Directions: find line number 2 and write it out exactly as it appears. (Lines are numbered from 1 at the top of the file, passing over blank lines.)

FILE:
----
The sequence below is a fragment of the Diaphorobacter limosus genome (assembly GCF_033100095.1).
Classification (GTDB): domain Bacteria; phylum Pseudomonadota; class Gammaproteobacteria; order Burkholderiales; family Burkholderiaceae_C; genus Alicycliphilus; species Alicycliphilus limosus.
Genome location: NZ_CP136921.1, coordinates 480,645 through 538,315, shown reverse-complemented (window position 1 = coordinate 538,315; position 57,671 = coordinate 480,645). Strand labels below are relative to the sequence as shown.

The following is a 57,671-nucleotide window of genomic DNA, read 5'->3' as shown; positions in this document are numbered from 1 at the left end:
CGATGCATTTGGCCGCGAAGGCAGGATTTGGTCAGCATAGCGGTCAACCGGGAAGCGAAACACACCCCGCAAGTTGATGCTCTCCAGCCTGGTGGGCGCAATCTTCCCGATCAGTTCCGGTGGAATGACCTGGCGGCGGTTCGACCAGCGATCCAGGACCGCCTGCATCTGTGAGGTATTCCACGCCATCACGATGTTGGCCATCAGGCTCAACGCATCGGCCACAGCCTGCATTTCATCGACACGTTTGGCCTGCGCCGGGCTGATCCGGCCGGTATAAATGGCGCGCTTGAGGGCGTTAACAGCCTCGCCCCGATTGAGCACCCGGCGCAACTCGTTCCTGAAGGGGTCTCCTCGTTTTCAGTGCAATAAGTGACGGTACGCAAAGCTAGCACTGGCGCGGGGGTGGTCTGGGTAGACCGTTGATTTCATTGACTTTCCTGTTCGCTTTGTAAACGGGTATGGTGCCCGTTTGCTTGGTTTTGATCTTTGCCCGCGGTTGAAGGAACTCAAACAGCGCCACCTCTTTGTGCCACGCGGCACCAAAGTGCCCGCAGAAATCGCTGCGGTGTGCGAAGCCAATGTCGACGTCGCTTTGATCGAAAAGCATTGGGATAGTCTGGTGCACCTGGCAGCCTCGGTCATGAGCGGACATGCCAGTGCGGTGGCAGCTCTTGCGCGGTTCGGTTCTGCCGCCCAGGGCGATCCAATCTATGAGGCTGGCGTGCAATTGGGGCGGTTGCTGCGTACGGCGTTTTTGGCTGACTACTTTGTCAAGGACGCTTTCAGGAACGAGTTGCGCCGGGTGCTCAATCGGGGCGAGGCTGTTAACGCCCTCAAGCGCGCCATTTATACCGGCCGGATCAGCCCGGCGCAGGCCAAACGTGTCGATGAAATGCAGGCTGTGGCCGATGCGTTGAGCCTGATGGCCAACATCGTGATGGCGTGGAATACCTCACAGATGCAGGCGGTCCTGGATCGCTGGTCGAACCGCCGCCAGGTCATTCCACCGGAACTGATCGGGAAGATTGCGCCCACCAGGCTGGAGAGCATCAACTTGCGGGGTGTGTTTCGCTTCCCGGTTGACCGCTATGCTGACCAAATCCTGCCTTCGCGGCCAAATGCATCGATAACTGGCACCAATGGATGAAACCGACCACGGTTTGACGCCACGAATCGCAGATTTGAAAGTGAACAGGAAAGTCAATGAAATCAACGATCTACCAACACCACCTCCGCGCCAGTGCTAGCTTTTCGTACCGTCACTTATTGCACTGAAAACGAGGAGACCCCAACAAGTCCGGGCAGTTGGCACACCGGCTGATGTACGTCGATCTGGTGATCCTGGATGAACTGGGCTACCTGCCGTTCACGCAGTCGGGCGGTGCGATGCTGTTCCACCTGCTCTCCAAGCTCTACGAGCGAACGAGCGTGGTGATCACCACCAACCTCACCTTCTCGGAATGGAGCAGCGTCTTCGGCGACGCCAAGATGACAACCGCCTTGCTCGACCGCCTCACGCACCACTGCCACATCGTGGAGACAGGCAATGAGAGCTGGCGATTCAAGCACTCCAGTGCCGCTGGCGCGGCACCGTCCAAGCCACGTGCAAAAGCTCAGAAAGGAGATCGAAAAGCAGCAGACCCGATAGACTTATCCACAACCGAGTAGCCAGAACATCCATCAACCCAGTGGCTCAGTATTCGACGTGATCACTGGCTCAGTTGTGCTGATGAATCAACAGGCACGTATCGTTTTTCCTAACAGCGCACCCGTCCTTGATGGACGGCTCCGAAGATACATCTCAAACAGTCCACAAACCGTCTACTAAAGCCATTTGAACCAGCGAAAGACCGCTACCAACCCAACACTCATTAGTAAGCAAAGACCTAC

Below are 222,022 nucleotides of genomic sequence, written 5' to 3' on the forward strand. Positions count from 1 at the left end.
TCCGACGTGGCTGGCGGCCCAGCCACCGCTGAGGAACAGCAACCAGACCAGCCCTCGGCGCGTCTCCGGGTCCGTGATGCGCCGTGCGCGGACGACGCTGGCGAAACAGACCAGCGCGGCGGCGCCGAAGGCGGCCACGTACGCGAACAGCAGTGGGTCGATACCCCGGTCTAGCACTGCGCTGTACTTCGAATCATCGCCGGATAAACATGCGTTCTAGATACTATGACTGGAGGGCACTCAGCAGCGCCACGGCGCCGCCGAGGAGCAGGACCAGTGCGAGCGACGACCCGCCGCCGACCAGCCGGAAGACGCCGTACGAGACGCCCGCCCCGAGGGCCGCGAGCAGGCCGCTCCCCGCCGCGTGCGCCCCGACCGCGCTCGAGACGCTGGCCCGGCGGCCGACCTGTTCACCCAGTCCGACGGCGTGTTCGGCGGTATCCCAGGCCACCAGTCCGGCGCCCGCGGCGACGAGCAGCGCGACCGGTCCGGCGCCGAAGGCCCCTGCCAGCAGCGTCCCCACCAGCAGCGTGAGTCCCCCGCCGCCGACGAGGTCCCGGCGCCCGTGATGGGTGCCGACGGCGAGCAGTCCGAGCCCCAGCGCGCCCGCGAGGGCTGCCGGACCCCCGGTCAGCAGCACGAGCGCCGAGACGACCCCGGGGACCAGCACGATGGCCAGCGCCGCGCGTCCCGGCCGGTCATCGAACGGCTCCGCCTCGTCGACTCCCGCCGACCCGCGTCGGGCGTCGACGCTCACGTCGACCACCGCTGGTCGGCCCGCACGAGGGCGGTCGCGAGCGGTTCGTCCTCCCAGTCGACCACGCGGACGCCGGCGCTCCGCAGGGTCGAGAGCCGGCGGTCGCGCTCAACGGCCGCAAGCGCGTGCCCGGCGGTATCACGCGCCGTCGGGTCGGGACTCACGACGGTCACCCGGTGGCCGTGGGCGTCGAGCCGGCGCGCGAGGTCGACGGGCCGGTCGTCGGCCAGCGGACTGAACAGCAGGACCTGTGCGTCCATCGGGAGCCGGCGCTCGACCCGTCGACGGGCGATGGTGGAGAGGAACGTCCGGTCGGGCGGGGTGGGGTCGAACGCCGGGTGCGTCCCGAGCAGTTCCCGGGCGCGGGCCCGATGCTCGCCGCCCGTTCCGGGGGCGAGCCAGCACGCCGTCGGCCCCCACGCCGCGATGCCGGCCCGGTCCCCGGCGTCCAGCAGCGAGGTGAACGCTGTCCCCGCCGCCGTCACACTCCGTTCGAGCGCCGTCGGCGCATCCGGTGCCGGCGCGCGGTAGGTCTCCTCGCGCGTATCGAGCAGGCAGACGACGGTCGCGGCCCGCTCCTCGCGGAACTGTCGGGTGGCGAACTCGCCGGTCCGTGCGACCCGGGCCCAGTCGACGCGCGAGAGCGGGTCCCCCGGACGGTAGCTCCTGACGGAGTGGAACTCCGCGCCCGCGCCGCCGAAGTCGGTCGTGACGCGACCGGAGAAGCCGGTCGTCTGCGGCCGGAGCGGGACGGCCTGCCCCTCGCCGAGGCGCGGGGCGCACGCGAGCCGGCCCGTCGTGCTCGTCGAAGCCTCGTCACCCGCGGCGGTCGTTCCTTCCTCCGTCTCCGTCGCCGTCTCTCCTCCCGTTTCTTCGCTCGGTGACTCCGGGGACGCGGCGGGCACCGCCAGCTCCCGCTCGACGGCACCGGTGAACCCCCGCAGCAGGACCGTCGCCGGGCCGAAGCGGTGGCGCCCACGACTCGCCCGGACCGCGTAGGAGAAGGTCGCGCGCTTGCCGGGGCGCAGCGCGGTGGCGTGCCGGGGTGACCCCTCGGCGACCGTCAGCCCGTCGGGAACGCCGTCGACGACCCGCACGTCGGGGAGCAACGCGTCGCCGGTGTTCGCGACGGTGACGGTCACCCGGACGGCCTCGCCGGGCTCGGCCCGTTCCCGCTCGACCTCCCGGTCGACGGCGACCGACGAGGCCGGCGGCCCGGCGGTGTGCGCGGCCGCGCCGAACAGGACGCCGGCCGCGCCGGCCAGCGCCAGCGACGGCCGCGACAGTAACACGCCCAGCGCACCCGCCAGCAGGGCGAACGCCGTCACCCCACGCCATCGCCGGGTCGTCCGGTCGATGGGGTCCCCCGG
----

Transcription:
Classification (GTDB): domain Bacteria; phylum Pseudomonadota; class Gammaproteobacteria; order Burkholderiales; family Burkholderiaceae_C; genus Alicycliphilus; species Alicycliphilus limosus.